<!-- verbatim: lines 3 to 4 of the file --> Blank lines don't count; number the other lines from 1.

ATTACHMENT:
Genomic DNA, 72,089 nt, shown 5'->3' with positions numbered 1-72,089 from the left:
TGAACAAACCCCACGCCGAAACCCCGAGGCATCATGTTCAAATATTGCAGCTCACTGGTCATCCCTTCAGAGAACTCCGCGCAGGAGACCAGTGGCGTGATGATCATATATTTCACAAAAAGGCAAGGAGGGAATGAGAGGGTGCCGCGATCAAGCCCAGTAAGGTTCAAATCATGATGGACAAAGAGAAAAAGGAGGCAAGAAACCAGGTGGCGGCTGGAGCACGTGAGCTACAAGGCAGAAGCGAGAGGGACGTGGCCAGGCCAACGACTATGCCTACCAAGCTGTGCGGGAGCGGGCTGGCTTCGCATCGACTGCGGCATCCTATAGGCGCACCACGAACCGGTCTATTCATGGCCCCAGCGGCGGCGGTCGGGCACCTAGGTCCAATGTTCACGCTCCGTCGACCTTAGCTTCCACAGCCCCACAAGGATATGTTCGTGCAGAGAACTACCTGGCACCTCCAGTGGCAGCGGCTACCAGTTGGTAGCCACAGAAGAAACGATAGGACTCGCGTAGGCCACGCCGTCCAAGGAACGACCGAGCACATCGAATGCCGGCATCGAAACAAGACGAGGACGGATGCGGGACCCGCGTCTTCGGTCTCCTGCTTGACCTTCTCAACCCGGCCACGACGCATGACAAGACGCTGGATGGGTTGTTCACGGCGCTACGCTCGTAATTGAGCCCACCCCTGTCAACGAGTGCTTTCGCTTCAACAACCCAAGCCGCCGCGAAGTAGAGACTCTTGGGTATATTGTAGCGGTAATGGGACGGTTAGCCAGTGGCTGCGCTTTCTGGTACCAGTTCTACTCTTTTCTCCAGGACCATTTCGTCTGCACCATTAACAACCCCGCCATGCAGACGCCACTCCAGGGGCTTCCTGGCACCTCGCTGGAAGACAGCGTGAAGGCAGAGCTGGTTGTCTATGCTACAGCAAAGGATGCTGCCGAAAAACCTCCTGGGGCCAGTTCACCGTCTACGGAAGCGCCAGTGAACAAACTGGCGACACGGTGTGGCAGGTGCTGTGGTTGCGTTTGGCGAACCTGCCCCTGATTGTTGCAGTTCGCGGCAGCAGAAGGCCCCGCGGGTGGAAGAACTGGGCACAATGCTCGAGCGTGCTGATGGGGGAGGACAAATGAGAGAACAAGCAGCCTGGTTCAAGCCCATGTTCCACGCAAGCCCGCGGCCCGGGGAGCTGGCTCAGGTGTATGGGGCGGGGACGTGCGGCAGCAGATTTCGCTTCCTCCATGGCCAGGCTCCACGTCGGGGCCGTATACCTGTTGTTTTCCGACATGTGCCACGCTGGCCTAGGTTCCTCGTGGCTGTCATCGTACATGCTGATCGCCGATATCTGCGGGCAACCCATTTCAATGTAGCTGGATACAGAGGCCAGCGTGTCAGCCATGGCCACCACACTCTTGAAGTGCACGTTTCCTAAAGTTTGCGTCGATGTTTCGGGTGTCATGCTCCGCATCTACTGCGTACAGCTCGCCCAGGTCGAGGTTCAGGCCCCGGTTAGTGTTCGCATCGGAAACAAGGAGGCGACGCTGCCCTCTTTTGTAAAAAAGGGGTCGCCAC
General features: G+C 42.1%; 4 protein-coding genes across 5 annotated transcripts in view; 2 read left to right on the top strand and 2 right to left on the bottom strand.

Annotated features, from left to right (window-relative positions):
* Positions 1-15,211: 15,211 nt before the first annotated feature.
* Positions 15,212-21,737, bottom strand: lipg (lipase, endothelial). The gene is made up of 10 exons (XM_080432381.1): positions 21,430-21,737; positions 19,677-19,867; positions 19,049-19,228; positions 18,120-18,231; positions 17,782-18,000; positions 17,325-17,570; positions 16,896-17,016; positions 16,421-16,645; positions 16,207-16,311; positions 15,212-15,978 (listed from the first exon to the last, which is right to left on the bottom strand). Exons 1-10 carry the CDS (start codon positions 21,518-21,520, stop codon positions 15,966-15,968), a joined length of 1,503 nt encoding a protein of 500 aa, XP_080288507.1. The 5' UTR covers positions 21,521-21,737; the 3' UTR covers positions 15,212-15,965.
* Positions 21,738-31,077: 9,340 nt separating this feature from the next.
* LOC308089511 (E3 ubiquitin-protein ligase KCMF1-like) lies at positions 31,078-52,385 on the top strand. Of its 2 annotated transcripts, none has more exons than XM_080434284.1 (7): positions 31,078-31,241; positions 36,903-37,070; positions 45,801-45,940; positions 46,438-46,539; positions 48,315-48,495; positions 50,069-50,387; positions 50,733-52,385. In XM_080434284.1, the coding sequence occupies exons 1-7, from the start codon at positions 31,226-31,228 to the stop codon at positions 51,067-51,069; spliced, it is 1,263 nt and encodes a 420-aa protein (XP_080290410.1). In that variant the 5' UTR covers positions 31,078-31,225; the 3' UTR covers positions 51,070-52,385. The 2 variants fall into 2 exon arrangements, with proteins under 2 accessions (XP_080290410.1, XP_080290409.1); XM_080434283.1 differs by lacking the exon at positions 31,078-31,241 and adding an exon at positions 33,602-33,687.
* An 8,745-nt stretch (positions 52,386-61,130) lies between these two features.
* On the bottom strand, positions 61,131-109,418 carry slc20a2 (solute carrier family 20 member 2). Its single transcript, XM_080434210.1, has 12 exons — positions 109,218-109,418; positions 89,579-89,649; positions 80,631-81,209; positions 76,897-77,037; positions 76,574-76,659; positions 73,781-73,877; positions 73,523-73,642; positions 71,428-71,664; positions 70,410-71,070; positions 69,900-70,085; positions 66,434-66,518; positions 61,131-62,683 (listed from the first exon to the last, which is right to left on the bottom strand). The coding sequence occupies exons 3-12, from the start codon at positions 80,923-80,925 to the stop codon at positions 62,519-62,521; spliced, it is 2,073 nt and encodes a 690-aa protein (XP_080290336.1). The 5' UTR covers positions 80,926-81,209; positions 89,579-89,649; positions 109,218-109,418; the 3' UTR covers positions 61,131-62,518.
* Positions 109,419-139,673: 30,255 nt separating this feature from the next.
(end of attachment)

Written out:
General features: G+C 42.1%; 4 protein-coding genes across 5 annotated transcripts in view; 2 read left to right on the top strand and 2 right to left on the bottom strand.

Annotated features, from left to right (window-relative positions):